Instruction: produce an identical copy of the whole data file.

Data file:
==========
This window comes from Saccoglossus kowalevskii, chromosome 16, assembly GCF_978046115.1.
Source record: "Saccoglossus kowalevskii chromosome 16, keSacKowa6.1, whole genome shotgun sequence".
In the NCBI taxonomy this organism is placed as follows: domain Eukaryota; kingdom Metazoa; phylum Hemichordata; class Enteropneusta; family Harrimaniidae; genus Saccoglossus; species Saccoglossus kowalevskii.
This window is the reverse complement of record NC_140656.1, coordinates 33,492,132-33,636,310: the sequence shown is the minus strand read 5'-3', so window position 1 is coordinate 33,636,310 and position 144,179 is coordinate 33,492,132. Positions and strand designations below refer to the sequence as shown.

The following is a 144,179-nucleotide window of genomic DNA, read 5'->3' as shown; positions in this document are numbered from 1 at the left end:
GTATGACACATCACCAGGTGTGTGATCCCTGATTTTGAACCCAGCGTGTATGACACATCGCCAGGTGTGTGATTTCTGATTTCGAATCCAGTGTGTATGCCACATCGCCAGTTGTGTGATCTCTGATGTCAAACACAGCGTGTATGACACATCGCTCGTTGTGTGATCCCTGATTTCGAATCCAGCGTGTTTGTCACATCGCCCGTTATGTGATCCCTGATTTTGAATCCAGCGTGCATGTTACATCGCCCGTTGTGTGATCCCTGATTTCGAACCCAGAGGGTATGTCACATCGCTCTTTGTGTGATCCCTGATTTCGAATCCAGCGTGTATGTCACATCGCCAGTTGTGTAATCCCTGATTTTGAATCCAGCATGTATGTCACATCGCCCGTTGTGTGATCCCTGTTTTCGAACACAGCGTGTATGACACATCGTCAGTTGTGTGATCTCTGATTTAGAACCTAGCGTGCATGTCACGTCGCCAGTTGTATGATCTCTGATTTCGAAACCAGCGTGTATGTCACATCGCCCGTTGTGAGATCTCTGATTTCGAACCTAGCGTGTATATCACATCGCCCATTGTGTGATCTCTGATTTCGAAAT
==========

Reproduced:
This window comes from Saccoglossus kowalevskii, chromosome 16, assembly GCF_978046115.1.
Source record: "Saccoglossus kowalevskii chromosome 16, keSacKowa6.1, whole genome shotgun sequence".
In the NCBI taxonomy this organism is placed as follows: domain Eukaryota; kingdom Metazoa; phylum Hemichordata; class Enteropneusta; family Harrimaniidae; genus Saccoglossus; species Saccoglossus kowalevskii.
This window is the reverse complement of record NC_140656.1, coordinates 33,492,132-33,636,310: the sequence shown is the minus strand read 5'-3', so window position 1 is coordinate 33,636,310 and position 144,179 is coordinate 33,492,132. Positions and strand designations below refer to the sequence as shown.

The following is a 144,179-nucleotide window of genomic DNA, read 5'->3' as shown; positions in this document are numbered from 1 at the left end:
GTATGACACATCACCAGGTGTGTGATCCCTGATTTTGAACCCAGCGTGTATGACACATCGCCAGGTGTGTGATTTCTGATTTCGAATCCAGTGTGTATGCCACATCGCCAGTTGTGTGATCTCTGATGTCAAACACAGCGTGTATGACACATCGCTCGTTGTGTGATCCCTGATTTCGAATCCAGCGTGTTTGTCACATCGCCCGTTATGTGATCCCTGATTTTGAATCCAGCGTGCATGTTACATCGCCCGTTGTGTGATCCCTGATTTCGAACCCAGAGGGTATGTCACATCGCTCTTTGTGTGATCCCTGATTTCGAATCCAGCGTGTATGTCACATCGCCAGTTGTGTAATCCCTGATTTTGAATCCAGCATGTATGTCACATCGCCCGTTGTGTGATCCCTGTTTTCGAACACAGCGTGTATGACACATCGTCAGTTGTGTGATCTCTGATTTAGAACCTAGCGTGCATGTCACGTCGCCAGTTGTATGATCTCTGATTTCGAAACCAGCGTGTATGTCACATCGCCCGTTGTGAGATCTCTGATTTCGAACCTAGCGTGTATATCACATCGCCCATTGTGTGATCTCTGATTTCGAAAT